Istanbul and beyond - 2012
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We gathered at Bas and Jan Blackbourn’s where the bus was waiting for us. As usual when the Brewers are involved we were plied with drinks during the journey. Our very own Oz Clark, aka Paul Brewer, gave us a wine tasting with three different wines. You may gather from this that it was a very enjoyable journey to Heathrow where the Londoners and the Irish joined us.
Arriving in Istanbul we were met by Mehmet who was to be our guide. What a charming young man – I think the ladies quite fell in love with him! Touring the city to see the Blue Mosque and St Sophia we soon discovered that Istanbul is one big traffic jam! In the evening we went to a fish restaurant where local musicians entertained us.
Wednesday morning saw us join the first of many queues to register – 2 desks open for hundreds wanting to register – utter chaos! Voting delegates then had to join a second queue to get their papers – not as chaotic because there were fewer of us. Then we had to join another queue to get tickets for the Gala Dinner on the last night. This was our first meeting with the Nigerians who ploughed, en masse, into the front of the queue! After about 1½ hours we got to the front or, rather, Sue got there armed with our vouchers to be told that they would no longer do group bookings. Our thoughts on this are unprintable!
We met the menfolk for lunch then went off to the Spice Market and the Grand Bazaar. In the evening we went to the Banner Exchange – 3000 crowded into a hall just big enough for about 500. Ugh!!
The opening session on the Thursday was led by The Children’s Chorus with their dancing and Song of Peace – wonderful. IIW President, Catherine Rafabert lit the Candle of Friendship and welcomed everyone followed by various dignitaries. By splitting up we finally got our tickets for the Gala Dinner at lunchtime. Jackie and I crept out early for this and practically fell over a wheelchair occupied by Lynda who had managed to fall and break a bone in her foot – oh dear!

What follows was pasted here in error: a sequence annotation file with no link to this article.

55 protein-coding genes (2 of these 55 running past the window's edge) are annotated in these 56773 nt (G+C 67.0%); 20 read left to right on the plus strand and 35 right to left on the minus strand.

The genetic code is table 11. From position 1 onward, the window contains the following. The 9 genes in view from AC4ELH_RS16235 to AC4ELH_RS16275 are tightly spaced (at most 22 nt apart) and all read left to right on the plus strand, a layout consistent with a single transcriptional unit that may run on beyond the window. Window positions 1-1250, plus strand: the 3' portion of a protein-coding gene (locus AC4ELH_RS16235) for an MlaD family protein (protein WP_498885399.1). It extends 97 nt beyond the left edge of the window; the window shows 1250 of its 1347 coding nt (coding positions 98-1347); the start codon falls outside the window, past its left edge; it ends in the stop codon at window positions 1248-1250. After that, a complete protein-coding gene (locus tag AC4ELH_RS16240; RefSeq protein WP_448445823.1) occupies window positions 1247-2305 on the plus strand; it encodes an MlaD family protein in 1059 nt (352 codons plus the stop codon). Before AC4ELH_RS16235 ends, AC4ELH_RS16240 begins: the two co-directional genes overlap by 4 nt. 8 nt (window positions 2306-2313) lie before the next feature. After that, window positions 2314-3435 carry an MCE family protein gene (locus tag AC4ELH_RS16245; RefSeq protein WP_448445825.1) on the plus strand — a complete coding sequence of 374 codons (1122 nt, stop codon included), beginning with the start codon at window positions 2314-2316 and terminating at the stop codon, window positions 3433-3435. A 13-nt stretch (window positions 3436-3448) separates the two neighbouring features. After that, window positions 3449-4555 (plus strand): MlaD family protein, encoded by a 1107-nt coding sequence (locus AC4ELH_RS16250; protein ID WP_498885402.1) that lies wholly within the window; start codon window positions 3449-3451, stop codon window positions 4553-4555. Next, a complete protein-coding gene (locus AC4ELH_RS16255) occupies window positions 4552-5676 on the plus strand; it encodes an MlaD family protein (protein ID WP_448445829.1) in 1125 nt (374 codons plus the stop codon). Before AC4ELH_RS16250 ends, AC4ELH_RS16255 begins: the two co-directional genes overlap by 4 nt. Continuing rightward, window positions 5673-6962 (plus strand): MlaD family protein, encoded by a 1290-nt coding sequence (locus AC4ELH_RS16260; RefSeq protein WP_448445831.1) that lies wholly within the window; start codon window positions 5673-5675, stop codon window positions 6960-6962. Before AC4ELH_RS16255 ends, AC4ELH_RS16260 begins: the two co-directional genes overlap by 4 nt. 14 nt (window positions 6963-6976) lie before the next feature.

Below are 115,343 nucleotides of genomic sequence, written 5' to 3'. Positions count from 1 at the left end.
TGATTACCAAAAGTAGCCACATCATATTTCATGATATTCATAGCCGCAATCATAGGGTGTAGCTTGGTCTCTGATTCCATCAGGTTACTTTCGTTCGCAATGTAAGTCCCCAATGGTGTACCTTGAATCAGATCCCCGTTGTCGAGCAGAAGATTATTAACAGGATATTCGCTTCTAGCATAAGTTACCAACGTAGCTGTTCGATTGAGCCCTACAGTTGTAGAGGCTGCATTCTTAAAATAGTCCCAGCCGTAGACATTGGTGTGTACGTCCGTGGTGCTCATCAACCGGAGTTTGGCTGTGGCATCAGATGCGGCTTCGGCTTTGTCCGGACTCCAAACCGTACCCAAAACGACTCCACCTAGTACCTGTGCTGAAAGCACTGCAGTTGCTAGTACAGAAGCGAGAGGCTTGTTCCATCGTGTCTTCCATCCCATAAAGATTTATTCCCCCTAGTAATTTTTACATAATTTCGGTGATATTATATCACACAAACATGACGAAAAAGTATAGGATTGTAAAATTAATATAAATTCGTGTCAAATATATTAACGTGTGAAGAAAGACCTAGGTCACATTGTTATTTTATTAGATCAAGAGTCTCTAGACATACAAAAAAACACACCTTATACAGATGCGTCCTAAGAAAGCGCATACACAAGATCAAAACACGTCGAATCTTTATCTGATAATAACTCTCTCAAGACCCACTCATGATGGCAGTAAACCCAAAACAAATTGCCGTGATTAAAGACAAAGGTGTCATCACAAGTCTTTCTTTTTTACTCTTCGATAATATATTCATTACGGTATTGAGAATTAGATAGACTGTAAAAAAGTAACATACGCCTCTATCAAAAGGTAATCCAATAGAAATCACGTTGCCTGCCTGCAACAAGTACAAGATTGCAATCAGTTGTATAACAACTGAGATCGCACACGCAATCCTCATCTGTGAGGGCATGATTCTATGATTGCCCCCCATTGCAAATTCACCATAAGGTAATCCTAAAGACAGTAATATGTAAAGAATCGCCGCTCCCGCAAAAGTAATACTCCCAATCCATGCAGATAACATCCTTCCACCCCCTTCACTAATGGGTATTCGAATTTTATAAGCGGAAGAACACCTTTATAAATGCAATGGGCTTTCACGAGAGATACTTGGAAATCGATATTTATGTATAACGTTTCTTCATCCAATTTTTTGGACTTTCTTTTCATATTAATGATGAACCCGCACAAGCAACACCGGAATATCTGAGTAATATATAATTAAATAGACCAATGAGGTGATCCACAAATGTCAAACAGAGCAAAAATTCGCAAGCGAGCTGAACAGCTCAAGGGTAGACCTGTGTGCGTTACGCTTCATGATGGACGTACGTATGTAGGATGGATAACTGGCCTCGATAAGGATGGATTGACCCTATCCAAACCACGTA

The hospitality evening took place in the 1001 Columns Cistern. Loads of coaches transported us there. There were about 100 seats and a few plates of nibbles. Needless to say we didn’t stay long. The Gala Dinner on the Friday was very good – excellent food, wine and company. We were split up between several tables; Lynda, Rex and Anne were sitting with some of the Nigerians. Jackie and I sat with Icelanders and Mexicans and had a great time. Since we couldn’t see the band etc we talked non-stop with our new friends.
The three business sessions were quite interesting though the Turkish organisation for collecting voting papers was absolutely dire and the wait for results took ages – none more so than waiting for the result of Proposal 17. The sight and sound when the result was announced had to be seen/heard to be believed. We were all jumping up and down, cheering and clapping. Catherine Rafabert was practically dancing a jig on the stage – not easy with a walking stick! 2690 votes for and 257 against means we have open membership starting in July.
The closing ceremony was excellent, colourful and varied folk dancers. Catherine then extinguished the Candle of Friendship.
The next day we left Istanbul starting with a cruise up the Bosphorus then journeyed to Ankara where we visited Ataturk’s Mausoleum. This was on Children’s Day, a national holiday. It was lovely to see all the children dressed in red and white, carrying red and white carnations to place by Ataturk’s tomb. I chatted to one school group who gave me some flowers, which I placed by the tomb with theirs.
We went to Cappadocia to see the troglodyte dwellings (amazing), to Ephesus, Izmir, Troy and Gallipoli. We saw the Whirling Dervishes in action and went to a folk show where we volunteered Jenny to take part – no she didn’t do any belly dancing
On our last night in Istanbul we went out for a farewell dinner, which doubled as a birthday party for Margaret Millar, complete with cake and candles. A wonderful end to a great experience!
The lowlights – very poor Turkish organisation, queuing, lack of room/food on two evenings.
The highlights – the opening/closing ceremonies; the enthusiasm of the delegates despite the long business sessions; proposal 17; meeting so many members from so many countries and the friendship that ensued; the children at the Mausoleum; the troglodyte dwellings; the company on the tour; the tour; Mehmet our guide and Gaffur the driver.
Will I go to another Convention? I met so many people from all corners of the world who said how good and well organised were all the ones they had been to before and that I shouldn’t think they were all like Istanbul.
The answer to my question then is “Yes, I will go again. Copenhagen 2015, here I come!”